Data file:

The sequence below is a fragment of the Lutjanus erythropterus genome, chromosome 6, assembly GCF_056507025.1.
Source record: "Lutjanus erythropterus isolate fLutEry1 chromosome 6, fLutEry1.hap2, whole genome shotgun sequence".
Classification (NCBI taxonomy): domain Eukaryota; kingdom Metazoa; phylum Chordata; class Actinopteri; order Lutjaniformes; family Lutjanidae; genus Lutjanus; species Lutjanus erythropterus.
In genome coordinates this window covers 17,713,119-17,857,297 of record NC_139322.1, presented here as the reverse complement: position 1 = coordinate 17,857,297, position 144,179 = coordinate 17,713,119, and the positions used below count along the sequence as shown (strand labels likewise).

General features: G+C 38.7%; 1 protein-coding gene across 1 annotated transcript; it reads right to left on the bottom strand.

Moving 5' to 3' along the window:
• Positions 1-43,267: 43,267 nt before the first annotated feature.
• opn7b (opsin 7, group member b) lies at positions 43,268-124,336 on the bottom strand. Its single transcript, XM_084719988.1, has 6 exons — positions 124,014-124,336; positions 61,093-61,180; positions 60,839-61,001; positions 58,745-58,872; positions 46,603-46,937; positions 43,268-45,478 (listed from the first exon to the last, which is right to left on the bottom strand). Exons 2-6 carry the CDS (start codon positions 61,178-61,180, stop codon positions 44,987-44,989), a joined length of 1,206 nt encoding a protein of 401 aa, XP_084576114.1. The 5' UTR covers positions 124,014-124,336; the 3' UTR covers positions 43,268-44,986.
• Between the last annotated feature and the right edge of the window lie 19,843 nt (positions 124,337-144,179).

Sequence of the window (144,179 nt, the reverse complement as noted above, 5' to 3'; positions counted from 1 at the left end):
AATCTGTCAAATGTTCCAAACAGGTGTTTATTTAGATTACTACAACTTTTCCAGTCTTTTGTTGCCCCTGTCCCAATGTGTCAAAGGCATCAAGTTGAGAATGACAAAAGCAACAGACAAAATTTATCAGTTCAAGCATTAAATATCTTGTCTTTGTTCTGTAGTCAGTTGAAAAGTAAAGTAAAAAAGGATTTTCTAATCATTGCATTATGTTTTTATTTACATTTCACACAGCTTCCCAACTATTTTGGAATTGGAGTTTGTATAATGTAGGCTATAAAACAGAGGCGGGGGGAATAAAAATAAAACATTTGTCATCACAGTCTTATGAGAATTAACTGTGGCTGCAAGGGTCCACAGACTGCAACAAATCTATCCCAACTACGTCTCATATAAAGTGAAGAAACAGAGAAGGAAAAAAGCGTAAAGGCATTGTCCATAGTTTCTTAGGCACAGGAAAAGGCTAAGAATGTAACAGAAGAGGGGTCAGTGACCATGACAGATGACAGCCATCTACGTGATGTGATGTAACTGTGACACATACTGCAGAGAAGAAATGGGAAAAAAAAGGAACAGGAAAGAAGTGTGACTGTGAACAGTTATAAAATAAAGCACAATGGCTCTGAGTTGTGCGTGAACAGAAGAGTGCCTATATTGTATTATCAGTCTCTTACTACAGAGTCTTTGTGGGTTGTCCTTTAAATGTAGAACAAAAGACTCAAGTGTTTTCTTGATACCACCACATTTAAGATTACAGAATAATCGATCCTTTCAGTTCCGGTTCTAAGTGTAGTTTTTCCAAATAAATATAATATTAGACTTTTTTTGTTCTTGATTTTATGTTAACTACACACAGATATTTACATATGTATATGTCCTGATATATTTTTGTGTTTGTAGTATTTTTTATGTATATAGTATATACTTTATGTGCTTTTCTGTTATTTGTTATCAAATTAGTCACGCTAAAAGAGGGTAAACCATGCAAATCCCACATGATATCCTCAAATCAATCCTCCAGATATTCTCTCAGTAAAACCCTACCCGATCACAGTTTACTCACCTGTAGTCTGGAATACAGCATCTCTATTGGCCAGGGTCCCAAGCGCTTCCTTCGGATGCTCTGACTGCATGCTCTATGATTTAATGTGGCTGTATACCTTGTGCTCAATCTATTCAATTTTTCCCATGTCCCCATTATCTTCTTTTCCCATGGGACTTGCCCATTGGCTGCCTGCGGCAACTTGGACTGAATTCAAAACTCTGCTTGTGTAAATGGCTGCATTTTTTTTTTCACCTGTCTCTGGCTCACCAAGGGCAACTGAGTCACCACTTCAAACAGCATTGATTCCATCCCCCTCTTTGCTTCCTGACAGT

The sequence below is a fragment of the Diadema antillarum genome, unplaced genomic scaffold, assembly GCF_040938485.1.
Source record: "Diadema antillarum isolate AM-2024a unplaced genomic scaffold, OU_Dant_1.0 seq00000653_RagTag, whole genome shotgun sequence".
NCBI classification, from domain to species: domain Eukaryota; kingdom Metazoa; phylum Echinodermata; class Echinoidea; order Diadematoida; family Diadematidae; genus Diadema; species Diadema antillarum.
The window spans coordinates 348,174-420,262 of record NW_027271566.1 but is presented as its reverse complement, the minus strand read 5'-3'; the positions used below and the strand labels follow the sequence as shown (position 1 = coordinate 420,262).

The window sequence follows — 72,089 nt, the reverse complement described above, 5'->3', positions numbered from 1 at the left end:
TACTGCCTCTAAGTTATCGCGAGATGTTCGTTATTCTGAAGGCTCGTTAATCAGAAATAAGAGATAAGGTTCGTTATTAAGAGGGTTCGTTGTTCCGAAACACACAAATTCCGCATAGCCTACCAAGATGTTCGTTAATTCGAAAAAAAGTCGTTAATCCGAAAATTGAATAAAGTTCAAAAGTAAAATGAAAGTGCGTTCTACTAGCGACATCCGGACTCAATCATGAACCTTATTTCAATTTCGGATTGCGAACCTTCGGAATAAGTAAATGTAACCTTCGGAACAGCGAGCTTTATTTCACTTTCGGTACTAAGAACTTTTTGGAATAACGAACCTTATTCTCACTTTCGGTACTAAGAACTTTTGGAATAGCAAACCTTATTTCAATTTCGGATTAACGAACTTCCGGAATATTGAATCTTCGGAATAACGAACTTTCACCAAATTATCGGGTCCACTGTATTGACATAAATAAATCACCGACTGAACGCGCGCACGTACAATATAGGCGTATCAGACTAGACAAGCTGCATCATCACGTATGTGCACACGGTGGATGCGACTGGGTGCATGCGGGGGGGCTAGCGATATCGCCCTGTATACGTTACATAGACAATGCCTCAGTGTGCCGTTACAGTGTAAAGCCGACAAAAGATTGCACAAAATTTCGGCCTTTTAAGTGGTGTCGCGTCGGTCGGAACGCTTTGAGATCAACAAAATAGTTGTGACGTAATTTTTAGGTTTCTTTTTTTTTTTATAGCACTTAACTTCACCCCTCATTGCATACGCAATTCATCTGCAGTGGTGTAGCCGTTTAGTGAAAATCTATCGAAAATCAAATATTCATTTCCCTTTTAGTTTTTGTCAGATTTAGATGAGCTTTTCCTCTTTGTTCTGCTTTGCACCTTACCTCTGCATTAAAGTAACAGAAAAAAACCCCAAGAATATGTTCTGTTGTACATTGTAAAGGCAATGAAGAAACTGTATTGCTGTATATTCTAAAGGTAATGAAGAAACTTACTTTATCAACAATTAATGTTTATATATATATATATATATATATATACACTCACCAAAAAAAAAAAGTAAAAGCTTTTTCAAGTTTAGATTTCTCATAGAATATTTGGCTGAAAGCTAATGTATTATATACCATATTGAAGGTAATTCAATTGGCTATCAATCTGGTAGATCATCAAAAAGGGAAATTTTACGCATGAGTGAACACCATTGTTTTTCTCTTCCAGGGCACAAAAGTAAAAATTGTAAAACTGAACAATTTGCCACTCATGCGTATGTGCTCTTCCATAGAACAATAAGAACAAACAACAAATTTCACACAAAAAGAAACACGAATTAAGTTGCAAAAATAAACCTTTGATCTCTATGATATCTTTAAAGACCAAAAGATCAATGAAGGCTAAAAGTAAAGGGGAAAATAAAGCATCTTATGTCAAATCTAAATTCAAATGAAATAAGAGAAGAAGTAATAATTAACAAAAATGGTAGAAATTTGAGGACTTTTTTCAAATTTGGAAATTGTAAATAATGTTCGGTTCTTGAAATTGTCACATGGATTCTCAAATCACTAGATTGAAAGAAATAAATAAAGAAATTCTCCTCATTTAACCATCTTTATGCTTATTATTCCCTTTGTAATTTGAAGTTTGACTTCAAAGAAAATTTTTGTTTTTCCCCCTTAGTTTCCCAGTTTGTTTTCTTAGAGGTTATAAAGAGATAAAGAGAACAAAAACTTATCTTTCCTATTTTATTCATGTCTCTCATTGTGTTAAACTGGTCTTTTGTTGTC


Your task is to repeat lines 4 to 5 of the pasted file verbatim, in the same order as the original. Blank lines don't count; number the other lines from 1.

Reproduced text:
In genome coordinates this window covers 17,713,119-17,857,297 of record NC_139322.1, presented here as the reverse complement: position 1 = coordinate 17,857,297, position 144,179 = coordinate 17,713,119, and the positions used below count along the sequence as shown (strand labels likewise).

General features: G+C 38.7%; 1 protein-coding gene across 1 annotated transcript; it reads right to left on the bottom strand.